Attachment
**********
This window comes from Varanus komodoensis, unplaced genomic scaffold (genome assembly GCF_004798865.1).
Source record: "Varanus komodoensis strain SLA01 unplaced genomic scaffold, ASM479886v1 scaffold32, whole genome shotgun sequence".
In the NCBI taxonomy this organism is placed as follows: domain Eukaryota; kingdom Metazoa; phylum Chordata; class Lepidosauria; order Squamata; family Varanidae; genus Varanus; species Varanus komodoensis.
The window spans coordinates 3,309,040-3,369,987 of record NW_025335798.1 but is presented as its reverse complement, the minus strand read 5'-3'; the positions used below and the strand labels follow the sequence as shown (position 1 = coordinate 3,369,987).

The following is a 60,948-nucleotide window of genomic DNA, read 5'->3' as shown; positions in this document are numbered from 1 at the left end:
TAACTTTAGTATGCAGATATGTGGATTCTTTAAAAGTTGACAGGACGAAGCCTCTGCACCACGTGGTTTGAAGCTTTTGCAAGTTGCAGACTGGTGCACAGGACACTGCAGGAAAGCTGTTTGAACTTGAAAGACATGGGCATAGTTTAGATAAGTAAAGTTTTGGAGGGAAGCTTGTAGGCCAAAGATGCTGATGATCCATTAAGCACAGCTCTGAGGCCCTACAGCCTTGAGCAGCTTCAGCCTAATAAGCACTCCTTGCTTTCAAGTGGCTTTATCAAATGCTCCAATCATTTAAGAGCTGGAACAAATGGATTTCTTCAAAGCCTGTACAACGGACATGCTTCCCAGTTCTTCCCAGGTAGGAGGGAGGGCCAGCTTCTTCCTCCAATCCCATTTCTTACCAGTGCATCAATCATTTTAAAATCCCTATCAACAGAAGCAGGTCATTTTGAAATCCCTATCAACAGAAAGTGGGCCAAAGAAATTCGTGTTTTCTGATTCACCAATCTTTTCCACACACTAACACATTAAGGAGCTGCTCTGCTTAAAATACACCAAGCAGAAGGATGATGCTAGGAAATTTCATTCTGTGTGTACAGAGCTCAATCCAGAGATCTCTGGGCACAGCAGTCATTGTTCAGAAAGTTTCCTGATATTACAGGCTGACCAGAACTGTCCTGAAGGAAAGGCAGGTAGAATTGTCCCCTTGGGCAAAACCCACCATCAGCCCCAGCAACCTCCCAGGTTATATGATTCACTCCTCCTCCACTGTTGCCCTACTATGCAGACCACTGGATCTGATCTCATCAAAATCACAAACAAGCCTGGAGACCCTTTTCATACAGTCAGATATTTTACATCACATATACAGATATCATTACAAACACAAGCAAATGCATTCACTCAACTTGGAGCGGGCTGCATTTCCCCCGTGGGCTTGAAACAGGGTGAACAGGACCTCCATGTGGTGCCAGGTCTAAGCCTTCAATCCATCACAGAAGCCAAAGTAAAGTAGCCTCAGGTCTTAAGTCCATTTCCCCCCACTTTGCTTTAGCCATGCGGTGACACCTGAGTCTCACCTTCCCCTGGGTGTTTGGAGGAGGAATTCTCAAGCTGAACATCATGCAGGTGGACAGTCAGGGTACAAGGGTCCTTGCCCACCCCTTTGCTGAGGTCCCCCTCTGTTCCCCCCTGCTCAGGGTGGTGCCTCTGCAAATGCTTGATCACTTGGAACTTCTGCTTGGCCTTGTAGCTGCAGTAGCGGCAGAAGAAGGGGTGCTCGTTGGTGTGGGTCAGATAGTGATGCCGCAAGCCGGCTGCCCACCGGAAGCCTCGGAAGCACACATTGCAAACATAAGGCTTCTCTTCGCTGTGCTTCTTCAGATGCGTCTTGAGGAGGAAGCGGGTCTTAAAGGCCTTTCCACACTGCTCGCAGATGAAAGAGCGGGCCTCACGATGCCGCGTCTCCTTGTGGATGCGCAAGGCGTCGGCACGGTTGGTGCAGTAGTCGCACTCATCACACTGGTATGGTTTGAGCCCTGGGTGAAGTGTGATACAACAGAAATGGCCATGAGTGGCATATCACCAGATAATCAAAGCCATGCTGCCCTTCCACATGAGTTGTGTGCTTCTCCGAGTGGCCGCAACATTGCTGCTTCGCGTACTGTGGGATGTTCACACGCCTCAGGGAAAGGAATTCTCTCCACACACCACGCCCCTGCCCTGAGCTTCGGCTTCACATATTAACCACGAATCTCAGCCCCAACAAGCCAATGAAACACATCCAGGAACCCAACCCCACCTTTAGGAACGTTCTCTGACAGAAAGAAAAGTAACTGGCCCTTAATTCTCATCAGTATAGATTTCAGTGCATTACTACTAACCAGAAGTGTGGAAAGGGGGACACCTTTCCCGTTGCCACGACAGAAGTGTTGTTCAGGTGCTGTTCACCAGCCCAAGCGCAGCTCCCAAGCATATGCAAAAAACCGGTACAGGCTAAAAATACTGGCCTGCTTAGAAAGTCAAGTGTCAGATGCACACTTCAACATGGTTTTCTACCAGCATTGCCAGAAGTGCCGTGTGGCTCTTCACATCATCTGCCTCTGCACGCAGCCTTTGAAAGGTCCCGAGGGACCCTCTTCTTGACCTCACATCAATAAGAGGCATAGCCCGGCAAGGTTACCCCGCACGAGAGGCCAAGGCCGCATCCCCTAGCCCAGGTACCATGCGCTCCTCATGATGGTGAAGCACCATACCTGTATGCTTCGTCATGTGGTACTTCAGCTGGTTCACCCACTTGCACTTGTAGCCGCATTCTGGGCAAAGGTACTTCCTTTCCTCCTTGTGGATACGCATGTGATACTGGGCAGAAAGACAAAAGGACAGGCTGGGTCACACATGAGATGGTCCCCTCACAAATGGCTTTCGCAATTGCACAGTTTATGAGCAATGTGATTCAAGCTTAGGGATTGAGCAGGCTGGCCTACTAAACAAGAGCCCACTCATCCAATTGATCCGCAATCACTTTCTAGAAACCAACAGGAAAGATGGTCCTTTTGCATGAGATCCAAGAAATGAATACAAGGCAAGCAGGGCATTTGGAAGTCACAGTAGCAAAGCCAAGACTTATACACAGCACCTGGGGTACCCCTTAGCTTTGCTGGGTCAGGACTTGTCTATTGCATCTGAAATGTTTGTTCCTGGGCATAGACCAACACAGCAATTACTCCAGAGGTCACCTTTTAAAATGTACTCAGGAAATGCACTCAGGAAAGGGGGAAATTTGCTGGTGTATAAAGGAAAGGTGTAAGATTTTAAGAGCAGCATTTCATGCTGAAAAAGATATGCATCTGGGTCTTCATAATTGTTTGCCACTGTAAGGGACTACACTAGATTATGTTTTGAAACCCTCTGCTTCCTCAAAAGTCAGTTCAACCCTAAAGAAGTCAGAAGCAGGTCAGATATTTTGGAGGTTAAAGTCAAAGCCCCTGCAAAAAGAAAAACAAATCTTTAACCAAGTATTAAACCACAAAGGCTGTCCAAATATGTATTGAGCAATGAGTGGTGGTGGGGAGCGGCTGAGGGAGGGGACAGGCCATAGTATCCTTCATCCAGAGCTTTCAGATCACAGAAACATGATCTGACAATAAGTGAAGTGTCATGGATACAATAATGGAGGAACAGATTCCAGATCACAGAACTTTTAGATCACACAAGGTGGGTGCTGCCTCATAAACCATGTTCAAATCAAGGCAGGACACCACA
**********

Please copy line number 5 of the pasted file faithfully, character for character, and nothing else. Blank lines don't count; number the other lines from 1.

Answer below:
The following is a 60,948-nucleotide window of genomic DNA, read 5'->3' as shown; positions in this document are numbered from 1 at the left end: